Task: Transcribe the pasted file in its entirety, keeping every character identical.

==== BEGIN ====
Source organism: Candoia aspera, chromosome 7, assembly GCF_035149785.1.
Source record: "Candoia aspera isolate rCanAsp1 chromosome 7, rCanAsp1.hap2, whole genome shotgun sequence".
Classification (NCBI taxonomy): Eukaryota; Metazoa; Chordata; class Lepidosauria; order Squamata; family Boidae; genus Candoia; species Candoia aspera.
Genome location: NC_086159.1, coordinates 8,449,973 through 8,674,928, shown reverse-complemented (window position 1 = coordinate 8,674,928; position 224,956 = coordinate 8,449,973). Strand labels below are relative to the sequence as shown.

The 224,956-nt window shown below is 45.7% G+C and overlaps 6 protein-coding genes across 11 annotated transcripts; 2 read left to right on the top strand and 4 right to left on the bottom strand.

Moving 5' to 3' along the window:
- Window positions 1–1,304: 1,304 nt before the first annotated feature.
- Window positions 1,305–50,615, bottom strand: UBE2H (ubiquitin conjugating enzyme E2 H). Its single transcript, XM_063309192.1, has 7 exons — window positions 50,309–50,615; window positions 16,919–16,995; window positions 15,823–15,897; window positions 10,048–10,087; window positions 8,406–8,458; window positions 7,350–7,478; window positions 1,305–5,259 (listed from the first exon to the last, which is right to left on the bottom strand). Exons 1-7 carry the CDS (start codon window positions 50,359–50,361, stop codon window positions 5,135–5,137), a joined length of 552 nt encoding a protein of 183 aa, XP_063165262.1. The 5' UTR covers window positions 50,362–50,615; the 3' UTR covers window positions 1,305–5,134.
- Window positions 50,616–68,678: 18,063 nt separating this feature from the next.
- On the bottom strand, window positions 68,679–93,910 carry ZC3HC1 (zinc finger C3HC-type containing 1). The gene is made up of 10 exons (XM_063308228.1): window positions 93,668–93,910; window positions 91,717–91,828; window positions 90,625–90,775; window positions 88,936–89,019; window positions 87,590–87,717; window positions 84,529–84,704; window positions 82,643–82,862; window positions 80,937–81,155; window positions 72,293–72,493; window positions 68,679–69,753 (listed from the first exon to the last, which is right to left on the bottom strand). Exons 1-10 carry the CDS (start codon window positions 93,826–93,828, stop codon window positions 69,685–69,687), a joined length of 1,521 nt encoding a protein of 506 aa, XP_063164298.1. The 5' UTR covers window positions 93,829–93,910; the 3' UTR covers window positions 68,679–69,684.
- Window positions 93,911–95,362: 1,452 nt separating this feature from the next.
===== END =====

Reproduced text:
Source organism: Candoia aspera, chromosome 7, assembly GCF_035149785.1.
Source record: "Candoia aspera isolate rCanAsp1 chromosome 7, rCanAsp1.hap2, whole genome shotgun sequence".
Classification (NCBI taxonomy): Eukaryota; Metazoa; Chordata; class Lepidosauria; order Squamata; family Boidae; genus Candoia; species Candoia aspera.
Genome location: NC_086159.1, coordinates 8,449,973 through 8,674,928, shown reverse-complemented (window position 1 = coordinate 8,674,928; position 224,956 = coordinate 8,449,973). Strand labels below are relative to the sequence as shown.

The 224,956-nt window shown below is 45.7% G+C and overlaps 6 protein-coding genes across 11 annotated transcripts; 2 read left to right on the top strand and 4 right to left on the bottom strand.

Moving 5' to 3' along the window:
- Window positions 1–1,304: 1,304 nt before the first annotated feature.
- Window positions 1,305–50,615, bottom strand: UBE2H (ubiquitin conjugating enzyme E2 H). Its single transcript, XM_063309192.1, has 7 exons — window positions 50,309–50,615; window positions 16,919–16,995; window positions 15,823–15,897; window positions 10,048–10,087; window positions 8,406–8,458; window positions 7,350–7,478; window positions 1,305–5,259 (listed from the first exon to the last, which is right to left on the bottom strand). Exons 1-7 carry the CDS (start codon window positions 50,359–50,361, stop codon window positions 5,135–5,137), a joined length of 552 nt encoding a protein of 183 aa, XP_063165262.1. The 5' UTR covers window positions 50,362–50,615; the 3' UTR covers window positions 1,305–5,134.
- Window positions 50,616–68,678: 18,063 nt separating this feature from the next.
- On the bottom strand, window positions 68,679–93,910 carry ZC3HC1 (zinc finger C3HC-type containing 1). The gene is made up of 10 exons (XM_063308228.1): window positions 93,668–93,910; window positions 91,717–91,828; window positions 90,625–90,775; window positions 88,936–89,019; window positions 87,590–87,717; window positions 84,529–84,704; window positions 82,643–82,862; window positions 80,937–81,155; window positions 72,293–72,493; window positions 68,679–69,753 (listed from the first exon to the last, which is right to left on the bottom strand). Exons 1-10 carry the CDS (start codon window positions 93,826–93,828, stop codon window positions 69,685–69,687), a joined length of 1,521 nt encoding a protein of 506 aa, XP_063164298.1. The 5' UTR covers window positions 93,829–93,910; the 3' UTR covers window positions 68,679–69,684.
- Window positions 93,911–95,362: 1,452 nt separating this feature from the next.